Despite losing, Vera showed guts and determination and proved he belongs in the UFC. For the embattled light heavyweight, who was actually booted from the promotion after his last loss, that has to mean everything.
Winner: Lyoto Machida
"When you rush Lyoto Machida, it's like running into a wood chipper," UFC announcer Mike Goldberg said.
It may not be poetry, but hey, it beats his catchphrase "It's all over" doesn't it?
Lyoto Machida toyed with Ryan Bader, making the former The Ultimate Fighter winner look like a rank amateur. It's hard to prepare for Machida's karate-based style, and Bader looked confused throughout.
Eventually, a frustrated Bader ran directly into Machida's right hand. Machida barely even had to move—he simply held his hand up and Bader collided with it. It doesn't get much easier than that.
Machida, who many had written off after a loss to champion Jon Jones, showed the world he is still arguably the second-best light heavyweight in the game. He'll get a chance to prove it—Dana White awarded him the next shot at the title immediately after the main event.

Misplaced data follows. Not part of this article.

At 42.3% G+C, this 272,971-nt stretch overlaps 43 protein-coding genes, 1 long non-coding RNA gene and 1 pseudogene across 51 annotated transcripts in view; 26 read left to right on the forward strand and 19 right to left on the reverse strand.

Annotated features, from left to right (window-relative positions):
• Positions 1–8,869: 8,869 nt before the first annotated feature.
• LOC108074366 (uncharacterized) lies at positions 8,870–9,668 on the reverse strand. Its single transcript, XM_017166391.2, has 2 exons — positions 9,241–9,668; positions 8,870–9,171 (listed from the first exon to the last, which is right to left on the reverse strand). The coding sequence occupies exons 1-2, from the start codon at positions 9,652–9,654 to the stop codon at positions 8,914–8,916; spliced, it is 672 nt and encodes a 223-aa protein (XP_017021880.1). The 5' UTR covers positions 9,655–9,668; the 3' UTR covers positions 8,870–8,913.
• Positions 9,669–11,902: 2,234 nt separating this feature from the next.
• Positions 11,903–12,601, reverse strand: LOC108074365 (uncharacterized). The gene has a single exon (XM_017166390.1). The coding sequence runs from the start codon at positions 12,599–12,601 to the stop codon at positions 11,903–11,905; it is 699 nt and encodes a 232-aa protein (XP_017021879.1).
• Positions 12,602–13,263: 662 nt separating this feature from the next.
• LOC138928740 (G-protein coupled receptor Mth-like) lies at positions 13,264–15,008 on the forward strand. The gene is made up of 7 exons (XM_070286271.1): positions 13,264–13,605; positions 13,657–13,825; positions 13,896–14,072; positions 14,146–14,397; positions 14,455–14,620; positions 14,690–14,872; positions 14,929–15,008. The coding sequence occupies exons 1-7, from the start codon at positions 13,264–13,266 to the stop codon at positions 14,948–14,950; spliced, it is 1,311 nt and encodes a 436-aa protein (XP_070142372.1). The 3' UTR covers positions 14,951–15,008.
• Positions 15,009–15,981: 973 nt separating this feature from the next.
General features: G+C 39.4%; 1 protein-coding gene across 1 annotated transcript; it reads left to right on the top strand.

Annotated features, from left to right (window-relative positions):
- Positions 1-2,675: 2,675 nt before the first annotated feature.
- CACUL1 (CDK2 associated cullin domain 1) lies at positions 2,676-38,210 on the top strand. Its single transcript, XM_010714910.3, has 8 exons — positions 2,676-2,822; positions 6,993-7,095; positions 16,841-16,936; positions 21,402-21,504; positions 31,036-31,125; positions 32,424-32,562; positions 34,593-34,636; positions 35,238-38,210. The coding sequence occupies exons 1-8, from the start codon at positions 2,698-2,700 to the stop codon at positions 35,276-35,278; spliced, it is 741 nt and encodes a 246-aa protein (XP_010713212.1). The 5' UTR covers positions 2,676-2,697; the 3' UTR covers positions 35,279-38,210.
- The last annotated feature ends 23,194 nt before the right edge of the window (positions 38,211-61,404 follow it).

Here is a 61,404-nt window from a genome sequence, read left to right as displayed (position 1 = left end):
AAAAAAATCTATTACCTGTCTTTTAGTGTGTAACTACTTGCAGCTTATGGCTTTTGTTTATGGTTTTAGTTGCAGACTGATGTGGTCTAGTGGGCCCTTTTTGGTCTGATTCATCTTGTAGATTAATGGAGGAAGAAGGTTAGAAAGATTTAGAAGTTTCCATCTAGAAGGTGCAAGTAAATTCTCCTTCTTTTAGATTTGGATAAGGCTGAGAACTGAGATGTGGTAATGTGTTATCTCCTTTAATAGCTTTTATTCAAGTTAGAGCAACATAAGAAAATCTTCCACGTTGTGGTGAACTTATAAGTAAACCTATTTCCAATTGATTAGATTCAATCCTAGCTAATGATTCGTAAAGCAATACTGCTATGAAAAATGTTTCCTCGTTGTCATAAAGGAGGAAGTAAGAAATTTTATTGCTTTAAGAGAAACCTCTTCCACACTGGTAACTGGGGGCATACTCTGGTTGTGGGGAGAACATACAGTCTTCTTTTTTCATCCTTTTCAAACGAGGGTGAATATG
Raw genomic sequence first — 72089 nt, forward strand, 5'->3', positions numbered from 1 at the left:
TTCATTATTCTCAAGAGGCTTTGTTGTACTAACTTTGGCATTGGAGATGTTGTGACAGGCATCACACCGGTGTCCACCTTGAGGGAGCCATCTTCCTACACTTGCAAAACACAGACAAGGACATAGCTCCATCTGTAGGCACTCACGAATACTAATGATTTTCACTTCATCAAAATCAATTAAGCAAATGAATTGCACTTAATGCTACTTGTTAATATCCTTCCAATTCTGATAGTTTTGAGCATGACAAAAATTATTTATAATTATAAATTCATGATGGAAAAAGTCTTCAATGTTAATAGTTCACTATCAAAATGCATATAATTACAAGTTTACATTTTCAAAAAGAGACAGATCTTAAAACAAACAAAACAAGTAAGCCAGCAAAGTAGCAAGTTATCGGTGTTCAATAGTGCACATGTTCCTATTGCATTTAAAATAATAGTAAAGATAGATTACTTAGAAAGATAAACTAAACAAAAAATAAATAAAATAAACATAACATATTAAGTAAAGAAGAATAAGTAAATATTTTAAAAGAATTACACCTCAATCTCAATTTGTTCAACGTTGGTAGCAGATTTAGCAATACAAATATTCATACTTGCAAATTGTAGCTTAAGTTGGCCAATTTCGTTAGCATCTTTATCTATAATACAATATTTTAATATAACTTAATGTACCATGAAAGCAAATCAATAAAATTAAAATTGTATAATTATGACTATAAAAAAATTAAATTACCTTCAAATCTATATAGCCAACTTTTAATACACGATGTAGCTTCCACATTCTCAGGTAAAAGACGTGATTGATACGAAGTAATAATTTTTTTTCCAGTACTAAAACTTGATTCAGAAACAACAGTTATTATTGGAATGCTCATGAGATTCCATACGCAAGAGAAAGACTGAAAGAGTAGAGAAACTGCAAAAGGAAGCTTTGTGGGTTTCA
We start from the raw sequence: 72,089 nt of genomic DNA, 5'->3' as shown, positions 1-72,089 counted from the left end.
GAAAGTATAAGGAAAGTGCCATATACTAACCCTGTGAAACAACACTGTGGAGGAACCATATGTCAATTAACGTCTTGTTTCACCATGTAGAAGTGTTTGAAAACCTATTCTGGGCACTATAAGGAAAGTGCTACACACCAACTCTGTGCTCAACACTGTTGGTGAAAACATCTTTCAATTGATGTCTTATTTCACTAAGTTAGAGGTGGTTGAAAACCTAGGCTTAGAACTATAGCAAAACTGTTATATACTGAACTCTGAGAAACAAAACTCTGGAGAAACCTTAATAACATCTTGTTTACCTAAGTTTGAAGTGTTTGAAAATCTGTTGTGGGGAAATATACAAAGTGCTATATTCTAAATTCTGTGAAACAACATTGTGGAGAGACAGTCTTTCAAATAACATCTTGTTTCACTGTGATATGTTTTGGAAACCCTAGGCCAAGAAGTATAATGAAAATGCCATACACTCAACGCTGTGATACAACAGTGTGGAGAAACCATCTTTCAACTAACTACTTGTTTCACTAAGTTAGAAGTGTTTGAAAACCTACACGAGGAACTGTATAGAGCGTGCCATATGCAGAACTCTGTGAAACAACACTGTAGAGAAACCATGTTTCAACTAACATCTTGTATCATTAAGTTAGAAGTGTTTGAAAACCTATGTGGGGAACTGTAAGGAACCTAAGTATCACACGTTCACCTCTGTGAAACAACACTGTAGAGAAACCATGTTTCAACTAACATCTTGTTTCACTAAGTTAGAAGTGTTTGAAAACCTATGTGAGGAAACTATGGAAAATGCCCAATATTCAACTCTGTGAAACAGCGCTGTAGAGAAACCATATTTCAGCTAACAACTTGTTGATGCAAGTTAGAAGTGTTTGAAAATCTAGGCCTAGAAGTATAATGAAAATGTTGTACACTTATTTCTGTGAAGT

Loser: Ryan Bader
Bader isn't the first fighter to look foolish against Lyoto Machida. There's a reason, after all, that Joe Rogan and Mike Goldberg used the word "elusive" approximately 600 times to describe the former light heavyweight champion during the broadcast.
Few, though, have looked quite as bad against the "Dragon" as Bader, who charged forward like the clumsiest bull in the world's smallest china shop. Bader threw hard punches, but they can best be described as lumbering.
Machida was practically rolling his eyes and saw them coming a mile away. Bader never even came close and it was just a matter of time before he was finished in dramatic fashion. With this loss, a win over Rampage Jackson will fade slowly from memory banks as Bader sinks back to the middle of the pack in the light heavyweight rankings.
Winners/Losers: Jamie Varner and Joe Lauzon